Responding to agricultural statistics published today (Wednesday), Douglas McAdam, Chief Executive of Scottish Land & Estates, said:
“The figures published today by the Scottish Government highlight the importance of farming in Scotland to the economy. It is a mixed picture and while overall farm incomes have dropped – reflecting the weather we have encountered in recent years – it is encouraging to note that some farms such as cattle and sheep, dairy and mixed farms have reported the highest level of income for many years.
“The vast majority of farmed land in Scotland is owner-occupied. However, in terms of tenant farming, the statistics underline a number of important facts. Rents are generally very good value and rent rises have appeared in recent years following a decade of decline. Increases in rent in 2012 were reported in five per cent of cases and while some of these saw significant increases others also saw rents reduce. The overall picture regarding rents is complex but these statistics clearly challenge the assertion sometimes made that landowners have been universally ramping up rents unjustly.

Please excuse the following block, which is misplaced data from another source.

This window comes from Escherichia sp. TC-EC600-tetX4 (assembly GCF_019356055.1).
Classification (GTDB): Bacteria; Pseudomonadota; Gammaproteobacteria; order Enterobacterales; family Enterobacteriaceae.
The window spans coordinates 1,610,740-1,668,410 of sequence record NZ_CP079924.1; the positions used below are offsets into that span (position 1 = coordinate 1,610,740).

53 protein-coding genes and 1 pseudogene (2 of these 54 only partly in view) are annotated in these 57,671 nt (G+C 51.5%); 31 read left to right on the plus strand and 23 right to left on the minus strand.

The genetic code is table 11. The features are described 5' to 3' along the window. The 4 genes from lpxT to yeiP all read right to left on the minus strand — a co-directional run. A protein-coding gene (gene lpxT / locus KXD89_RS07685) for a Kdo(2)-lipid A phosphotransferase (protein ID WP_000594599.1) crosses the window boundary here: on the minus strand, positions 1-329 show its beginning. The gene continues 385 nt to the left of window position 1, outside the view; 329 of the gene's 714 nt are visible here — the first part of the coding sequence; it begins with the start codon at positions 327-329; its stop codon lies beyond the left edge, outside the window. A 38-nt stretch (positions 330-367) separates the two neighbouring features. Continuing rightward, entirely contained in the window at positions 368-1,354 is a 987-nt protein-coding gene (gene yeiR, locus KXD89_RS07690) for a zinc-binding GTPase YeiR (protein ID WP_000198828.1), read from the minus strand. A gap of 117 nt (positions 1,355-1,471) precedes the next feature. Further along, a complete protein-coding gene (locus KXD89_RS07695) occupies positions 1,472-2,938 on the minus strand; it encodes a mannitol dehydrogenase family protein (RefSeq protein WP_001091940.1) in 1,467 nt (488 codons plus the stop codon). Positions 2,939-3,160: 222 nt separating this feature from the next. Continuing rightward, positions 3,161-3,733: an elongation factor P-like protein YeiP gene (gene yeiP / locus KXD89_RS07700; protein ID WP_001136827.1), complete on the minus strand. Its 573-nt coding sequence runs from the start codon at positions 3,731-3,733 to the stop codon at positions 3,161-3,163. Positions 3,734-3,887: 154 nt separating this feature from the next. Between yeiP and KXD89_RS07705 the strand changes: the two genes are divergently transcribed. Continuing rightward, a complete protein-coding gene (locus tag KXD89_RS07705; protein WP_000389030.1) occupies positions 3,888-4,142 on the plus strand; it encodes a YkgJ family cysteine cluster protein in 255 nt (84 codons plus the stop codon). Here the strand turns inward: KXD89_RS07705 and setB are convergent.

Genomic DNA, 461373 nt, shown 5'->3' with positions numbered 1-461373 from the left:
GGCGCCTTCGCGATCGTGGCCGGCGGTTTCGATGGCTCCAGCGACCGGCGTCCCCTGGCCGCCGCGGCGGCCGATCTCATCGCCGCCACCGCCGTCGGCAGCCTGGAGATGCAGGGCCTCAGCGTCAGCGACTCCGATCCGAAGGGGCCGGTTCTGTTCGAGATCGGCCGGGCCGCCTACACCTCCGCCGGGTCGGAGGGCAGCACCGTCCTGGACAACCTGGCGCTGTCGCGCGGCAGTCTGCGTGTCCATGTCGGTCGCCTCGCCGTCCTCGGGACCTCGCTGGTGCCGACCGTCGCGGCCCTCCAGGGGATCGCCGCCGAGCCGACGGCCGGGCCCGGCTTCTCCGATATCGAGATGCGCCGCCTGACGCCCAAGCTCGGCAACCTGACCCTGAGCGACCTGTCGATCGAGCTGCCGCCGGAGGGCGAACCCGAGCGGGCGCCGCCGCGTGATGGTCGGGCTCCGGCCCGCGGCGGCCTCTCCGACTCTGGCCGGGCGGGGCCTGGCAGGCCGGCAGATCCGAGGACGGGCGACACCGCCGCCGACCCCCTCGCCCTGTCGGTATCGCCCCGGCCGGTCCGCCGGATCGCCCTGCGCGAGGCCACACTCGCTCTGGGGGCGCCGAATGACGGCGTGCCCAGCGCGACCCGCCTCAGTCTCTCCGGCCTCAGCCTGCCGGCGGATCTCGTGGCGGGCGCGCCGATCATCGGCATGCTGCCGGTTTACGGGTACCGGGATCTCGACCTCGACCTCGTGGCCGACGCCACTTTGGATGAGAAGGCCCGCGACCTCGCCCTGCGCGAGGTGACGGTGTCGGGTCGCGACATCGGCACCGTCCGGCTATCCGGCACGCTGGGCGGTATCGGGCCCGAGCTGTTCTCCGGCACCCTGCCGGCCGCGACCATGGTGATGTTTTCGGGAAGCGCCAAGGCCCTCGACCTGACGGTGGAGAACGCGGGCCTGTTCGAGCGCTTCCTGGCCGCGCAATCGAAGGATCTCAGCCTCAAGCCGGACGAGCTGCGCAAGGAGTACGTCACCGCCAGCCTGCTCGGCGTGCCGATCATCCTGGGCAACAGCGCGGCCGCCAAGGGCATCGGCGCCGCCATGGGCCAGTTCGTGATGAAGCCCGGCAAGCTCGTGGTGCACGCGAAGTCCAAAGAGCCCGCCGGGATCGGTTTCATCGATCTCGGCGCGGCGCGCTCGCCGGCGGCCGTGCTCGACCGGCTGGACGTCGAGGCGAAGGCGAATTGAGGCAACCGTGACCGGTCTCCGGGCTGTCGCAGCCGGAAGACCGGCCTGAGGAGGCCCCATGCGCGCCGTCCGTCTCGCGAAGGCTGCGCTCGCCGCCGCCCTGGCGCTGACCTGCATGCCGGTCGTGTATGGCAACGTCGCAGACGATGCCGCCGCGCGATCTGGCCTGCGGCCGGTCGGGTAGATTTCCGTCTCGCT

“Around 80% of tenant farms have a 1991 Act secure tenancy which provides tenants with absolute security of tenure which critics of the tenant farm sector need to bear in mind. In our view, the decline in availability of rented land is due primarily due to the sale of farm land to farmers over a long period and the reduction of the overall extent of estate land holdings.
“These figures do point to some issues that Scottish Land & Estates would like to address such as ensuring regular contact and review between landlord and tenant which can only beneficial to the sector. The statistics are really useful. We have been calling for better data for a long time and this will be helpful in informing the debate on agriculture.”